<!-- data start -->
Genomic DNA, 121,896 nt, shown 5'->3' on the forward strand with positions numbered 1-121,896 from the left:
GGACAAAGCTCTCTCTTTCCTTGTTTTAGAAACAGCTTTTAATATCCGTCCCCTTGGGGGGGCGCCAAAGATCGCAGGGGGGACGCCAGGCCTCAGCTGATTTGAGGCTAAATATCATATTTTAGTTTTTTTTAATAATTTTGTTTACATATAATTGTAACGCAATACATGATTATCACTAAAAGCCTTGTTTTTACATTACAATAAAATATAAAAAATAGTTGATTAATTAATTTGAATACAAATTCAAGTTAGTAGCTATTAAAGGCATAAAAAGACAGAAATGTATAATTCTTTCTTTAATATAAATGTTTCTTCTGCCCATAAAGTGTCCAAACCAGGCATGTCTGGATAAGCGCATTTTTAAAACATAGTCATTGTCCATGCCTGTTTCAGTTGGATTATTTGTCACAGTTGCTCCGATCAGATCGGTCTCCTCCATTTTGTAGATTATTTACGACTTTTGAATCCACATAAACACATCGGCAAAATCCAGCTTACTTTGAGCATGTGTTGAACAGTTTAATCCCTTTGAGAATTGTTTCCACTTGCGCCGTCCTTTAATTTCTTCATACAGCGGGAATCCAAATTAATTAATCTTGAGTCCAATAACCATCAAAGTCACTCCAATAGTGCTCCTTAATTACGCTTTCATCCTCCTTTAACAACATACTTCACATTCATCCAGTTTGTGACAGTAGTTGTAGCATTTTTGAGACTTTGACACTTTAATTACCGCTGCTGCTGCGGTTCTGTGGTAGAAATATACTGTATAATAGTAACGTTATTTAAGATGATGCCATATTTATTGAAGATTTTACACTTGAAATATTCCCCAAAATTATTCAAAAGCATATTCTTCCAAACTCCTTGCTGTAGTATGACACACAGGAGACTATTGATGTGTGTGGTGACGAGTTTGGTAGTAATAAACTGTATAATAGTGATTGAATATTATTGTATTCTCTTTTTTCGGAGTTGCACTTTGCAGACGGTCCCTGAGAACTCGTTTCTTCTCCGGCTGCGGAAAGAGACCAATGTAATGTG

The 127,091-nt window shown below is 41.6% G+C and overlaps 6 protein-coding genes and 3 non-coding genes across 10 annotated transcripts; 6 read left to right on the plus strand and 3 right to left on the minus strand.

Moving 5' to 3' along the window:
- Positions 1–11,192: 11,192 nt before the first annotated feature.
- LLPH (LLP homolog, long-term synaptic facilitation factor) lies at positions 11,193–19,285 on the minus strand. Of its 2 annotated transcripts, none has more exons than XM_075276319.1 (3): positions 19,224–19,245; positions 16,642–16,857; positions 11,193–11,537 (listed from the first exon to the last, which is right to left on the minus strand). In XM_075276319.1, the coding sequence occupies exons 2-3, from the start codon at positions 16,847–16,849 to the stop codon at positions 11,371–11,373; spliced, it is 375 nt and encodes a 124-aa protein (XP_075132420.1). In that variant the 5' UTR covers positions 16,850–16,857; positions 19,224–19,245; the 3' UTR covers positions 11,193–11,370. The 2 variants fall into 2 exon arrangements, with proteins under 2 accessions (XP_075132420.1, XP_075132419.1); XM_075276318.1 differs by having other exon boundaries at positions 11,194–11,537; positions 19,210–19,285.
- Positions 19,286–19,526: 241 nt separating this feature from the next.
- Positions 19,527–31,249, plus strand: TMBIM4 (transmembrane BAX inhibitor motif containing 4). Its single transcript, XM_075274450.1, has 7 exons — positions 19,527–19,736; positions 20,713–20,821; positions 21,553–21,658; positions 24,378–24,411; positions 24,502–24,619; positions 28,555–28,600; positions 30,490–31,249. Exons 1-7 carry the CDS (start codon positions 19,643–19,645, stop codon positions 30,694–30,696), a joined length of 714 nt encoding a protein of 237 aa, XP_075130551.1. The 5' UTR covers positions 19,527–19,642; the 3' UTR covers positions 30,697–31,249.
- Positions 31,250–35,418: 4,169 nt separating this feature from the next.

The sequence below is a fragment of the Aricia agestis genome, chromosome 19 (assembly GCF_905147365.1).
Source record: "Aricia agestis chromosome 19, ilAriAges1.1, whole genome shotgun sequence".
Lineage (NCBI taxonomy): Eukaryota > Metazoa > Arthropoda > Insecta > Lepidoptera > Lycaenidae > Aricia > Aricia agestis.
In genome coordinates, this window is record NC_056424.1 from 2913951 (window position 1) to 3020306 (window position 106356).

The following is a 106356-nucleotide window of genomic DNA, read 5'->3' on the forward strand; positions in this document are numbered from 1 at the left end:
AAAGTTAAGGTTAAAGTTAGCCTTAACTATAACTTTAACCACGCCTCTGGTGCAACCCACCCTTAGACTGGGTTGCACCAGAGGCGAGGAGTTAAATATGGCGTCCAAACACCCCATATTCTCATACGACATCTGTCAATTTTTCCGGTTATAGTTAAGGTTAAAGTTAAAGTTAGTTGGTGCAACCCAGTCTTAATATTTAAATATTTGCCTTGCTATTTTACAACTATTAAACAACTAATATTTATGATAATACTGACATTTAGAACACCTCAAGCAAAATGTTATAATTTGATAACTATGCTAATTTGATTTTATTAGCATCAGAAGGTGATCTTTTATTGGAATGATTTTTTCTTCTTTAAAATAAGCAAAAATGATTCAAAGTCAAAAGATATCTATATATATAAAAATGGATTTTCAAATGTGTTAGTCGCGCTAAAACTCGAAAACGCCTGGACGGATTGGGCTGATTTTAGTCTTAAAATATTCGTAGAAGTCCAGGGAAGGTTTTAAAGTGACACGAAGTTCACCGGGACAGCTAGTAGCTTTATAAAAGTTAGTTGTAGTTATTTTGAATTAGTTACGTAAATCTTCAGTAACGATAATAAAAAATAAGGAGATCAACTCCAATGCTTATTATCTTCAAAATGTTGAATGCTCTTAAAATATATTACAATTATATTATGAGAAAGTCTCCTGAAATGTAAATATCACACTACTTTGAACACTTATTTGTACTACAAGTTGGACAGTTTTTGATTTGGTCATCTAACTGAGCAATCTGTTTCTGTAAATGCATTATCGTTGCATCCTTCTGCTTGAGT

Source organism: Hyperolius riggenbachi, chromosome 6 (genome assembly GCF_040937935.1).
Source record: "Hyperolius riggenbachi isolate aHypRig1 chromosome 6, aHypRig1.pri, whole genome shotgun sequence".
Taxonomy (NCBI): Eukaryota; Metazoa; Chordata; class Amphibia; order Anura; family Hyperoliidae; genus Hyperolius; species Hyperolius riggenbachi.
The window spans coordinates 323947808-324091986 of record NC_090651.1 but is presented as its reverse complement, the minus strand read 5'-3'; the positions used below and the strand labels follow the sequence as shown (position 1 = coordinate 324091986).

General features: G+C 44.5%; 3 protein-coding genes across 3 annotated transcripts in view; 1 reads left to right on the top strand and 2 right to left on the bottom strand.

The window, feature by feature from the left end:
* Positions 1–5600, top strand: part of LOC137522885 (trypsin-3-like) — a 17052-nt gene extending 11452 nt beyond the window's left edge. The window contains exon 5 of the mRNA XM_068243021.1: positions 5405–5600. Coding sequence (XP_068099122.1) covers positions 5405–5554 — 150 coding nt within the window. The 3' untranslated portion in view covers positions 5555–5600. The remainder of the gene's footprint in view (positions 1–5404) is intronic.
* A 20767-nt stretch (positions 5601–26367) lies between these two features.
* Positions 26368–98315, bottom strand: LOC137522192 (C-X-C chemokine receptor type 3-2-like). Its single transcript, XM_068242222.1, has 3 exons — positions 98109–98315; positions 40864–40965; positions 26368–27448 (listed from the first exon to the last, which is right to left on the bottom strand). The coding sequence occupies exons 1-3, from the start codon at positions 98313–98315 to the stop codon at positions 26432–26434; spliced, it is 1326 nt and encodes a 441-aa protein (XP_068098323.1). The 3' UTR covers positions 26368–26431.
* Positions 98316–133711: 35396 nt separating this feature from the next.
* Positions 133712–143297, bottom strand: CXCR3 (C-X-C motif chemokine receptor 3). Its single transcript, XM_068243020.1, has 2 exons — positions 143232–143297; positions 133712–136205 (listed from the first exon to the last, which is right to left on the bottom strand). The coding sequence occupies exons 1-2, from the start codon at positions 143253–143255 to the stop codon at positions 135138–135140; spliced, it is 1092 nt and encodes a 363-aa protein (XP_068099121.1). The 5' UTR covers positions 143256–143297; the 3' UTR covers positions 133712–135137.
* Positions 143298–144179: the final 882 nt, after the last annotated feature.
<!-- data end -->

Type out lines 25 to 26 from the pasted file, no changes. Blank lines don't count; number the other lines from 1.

* Positions 98316–133711: 35396 nt separating this feature from the next.
* Positions 133712–143297, bottom strand: CXCR3 (C-X-C motif chemokine receptor 3). Its single transcript, XM_068243020.1, has 2 exons — positions 143232–143297; positions 133712–136205 (listed from the first exon to the last, which is right to left on the bottom strand). The coding sequence occupies exons 1-2, from the start codon at positions 143253–143255 to the stop codon at positions 135138–135140; spliced, it is 1092 nt and encodes a 363-aa protein (XP_068099121.1). The 5' UTR covers positions 143256–143297; the 3' UTR covers positions 133712–135137.